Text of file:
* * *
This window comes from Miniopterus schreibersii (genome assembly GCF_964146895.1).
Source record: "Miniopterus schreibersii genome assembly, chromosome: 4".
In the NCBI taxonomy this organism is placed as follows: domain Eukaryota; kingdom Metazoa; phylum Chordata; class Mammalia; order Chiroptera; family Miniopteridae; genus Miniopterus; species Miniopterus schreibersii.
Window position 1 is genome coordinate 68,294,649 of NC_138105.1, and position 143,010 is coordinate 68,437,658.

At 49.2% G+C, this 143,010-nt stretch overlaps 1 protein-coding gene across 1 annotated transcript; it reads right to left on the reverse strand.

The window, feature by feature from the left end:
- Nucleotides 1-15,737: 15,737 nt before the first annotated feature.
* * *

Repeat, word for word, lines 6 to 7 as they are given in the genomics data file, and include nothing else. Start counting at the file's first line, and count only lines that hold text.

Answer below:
The window, feature by feature from the left end:
- Nucleotides 1-15,737: 15,737 nt before the first annotated feature.